Quinoa: Ancient Secret

How did ancient peoples stay healthy without today’s modern medicines? One way was to eat good food. One of the best is quinoa, pronounced KEEN-wa. This food was a staple in the Incan civilization, even referred to as “the mother of all grains.” Quinoa resurfaced commercially about 20 years ago and is now showing up in chain grocery stores.

Easy to make. Low fat. Low sodium. Easy to digest. Gluten free. Very high protein, enough that the National Academy of Sciences called it “one of the best sources of protein in the vegetable kingdom.” All this, and it tastes great. It has a delicious nutty flavor and serves as a great alternative to rice and couscous. Some people refer to it as a “grain” but it’s not a grain. It’s actually a seed.

It is so versatile, it is easy to cook with. Without using a recipe, you can make quinoa as directed on the box. Then you can saute or prepare vegetables and spices, and mix it all together. For this recipe I decided to add flavorful green pepper and seasonings. It’s one of those simple recipes that tastes like it was incredibly complicated.

Green Pepper Quinoa

  • 1 cup quinoa (see note below)
  • 2 cups chicken broth
  • 1 tablespoon butter
  • 1 medium red onion, diced
  • 1 medium green pepper, diced
  • 2 teaspoons Worcestershire sauce
  • 1/2 teaspoon black pepper
  • 1/2 teaspoon cumin
  • 1/2 teaspoon paprika
  • 1/2 teaspoon dried mustard (optional)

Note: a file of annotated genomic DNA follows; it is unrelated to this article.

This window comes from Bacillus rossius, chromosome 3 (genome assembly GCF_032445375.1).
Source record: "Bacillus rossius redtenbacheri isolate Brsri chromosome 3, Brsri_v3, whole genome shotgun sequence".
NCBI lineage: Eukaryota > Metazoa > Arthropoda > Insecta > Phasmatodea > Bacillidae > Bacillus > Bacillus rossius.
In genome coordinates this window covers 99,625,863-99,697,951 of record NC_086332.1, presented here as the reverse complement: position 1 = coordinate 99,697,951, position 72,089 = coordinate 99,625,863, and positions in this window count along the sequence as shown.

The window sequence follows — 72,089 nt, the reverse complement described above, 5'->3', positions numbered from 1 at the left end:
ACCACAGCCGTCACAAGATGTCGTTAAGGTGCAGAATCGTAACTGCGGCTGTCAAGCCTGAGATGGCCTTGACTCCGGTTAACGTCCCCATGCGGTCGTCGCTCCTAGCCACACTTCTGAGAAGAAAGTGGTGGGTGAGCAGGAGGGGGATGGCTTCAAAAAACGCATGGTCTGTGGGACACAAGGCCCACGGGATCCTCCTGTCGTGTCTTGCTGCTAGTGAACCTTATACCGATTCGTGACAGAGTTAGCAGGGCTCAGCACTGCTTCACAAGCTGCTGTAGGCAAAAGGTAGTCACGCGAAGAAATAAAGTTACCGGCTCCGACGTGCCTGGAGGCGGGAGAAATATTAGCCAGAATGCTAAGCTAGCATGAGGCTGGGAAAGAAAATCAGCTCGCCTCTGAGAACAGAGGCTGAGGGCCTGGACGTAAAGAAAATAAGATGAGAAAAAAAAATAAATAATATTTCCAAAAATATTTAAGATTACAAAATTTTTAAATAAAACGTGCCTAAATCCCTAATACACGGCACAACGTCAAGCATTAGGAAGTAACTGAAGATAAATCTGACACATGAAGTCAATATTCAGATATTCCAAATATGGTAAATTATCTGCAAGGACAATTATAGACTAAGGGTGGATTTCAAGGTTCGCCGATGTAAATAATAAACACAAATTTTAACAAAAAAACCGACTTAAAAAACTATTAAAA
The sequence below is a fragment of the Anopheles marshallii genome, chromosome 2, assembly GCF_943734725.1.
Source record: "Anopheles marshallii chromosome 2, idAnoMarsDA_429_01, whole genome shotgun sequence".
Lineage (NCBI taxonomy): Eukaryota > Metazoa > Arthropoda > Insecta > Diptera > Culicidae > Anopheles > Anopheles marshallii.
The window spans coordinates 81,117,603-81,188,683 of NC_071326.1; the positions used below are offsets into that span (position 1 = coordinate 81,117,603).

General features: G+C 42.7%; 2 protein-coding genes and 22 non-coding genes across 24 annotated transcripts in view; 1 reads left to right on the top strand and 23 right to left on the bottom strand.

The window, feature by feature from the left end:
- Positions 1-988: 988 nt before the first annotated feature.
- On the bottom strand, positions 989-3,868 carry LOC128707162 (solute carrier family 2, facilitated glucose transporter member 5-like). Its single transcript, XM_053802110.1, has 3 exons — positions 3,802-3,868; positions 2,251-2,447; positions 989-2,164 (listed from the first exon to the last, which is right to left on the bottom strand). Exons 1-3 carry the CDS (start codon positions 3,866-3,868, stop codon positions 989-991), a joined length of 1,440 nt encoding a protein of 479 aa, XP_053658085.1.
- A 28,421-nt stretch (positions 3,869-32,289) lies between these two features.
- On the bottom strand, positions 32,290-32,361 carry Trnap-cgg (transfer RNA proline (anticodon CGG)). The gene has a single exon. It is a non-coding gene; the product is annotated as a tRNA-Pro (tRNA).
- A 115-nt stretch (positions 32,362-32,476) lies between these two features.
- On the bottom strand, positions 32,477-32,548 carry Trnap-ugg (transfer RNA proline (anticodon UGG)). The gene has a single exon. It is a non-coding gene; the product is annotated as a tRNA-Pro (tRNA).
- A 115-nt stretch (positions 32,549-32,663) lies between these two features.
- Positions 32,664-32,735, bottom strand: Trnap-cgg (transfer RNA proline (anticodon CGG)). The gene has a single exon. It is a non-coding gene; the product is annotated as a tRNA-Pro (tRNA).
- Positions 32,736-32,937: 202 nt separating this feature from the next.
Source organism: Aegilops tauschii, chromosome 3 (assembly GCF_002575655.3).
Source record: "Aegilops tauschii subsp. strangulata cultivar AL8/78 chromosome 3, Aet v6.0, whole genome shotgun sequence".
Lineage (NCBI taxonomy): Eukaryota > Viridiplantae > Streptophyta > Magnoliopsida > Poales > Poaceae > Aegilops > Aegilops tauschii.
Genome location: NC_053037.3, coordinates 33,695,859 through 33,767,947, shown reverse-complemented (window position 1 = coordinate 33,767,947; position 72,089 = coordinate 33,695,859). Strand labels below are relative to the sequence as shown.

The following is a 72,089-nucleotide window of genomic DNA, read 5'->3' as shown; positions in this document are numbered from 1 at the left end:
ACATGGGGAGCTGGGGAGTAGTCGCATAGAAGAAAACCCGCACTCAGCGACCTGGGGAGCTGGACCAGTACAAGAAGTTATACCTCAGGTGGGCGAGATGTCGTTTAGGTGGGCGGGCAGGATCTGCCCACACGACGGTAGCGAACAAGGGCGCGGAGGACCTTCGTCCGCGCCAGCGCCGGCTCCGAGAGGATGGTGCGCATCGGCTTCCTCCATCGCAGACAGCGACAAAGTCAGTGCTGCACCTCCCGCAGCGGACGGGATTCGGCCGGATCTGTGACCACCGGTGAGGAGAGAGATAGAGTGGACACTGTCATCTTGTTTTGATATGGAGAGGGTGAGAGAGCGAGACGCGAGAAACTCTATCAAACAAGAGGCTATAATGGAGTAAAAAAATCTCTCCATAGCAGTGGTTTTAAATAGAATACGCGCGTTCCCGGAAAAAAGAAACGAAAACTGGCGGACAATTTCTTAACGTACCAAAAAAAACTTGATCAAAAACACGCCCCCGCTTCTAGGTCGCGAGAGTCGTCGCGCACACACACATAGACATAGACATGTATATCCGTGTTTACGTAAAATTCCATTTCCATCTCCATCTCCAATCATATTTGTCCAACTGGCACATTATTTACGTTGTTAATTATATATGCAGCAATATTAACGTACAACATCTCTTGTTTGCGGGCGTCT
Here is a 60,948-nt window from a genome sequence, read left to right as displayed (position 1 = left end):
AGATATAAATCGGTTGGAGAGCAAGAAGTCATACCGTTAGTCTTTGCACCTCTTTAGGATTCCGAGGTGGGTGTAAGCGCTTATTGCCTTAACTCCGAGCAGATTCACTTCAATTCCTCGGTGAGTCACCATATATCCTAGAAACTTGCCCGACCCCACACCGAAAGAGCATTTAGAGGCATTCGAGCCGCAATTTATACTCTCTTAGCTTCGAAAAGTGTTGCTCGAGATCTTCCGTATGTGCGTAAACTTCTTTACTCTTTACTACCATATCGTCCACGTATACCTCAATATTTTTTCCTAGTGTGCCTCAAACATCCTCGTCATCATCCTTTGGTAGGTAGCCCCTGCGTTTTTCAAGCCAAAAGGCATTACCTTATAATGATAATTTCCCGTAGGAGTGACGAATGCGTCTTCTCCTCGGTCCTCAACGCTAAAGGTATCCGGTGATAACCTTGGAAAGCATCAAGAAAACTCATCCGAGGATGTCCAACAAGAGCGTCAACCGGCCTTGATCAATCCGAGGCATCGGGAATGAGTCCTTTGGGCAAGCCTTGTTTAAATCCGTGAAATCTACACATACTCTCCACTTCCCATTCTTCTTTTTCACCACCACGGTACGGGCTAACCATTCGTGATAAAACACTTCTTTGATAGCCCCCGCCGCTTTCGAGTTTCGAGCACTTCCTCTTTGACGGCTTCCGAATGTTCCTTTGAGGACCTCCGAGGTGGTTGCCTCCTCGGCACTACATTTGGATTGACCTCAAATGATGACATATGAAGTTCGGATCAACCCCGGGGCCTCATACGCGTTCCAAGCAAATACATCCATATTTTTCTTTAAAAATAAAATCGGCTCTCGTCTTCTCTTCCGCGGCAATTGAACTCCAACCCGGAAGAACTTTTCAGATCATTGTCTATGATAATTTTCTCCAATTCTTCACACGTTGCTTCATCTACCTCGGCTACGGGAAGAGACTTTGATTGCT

Note: This recipe calls for boxed, commercially-available quinoa, not unwashed quinoa.

Put quinoa and chicken stock in a medium saucepan and bring to a boil. Reduce to simmering, cover, and cook till stock is absorbed, about 15-20 minutes. (With quinoa, the grain appears soft and in red quinoa, the “germ ring” which is white, will become visible after cooked). If stock is not yet absorbed, turn off heat and let set for a few more minutes. Meanwhile, in a small saucepan, melt butter. Add onion and pepper and cook on medium for 5-7 minutes. Halfway through the sauteing time, add Worcestershire, black pepper, cumin, paprika, and dried mustard, and stir. When sauteing is done, add this to the quinoa, stir, and serve.

Quinoa is usually tan-colored. This is a red variety called pasankalla from Bolivia that was recently revived in Bolivia. I found it as Ancient Harvest brand at Whole Foods. Quinoa also comes in Bob’s Red Mill, Arrowhead Mills, Eden Foods, and Trader Joe’s brands.

If you want to get quinoa that is not from a box at the grocery store, which is usually my preferred way, know that this is one time you might want to cave in to convenience. Quinoa that hasn’t been prewashed has a substance on its outside that has to be removed with rigorous cleaning.

Here’s what is involved: several years ago Gourmet magazine had a recipe with these instructions: Wash quinoa in at least 5 changes of water, rubbing grains and letting them settle before pouring off water, until water runs clear. Drain in a large sieve. Add quinoa to a saucepan of boiling salted water and cook 10 minutes. Drain in sieve and rinse under cold water. Set sieve over a saucepan with 1 1/2 inches boiling water (sieve should not touch water) and steam quinoa, covered with a kitchen towel and lid, until fluffy and dry.

That’s how the ancient Incans had to prepare it. Like me, they probably said, “Good grief!”

  • Published on Oct 24, 2010
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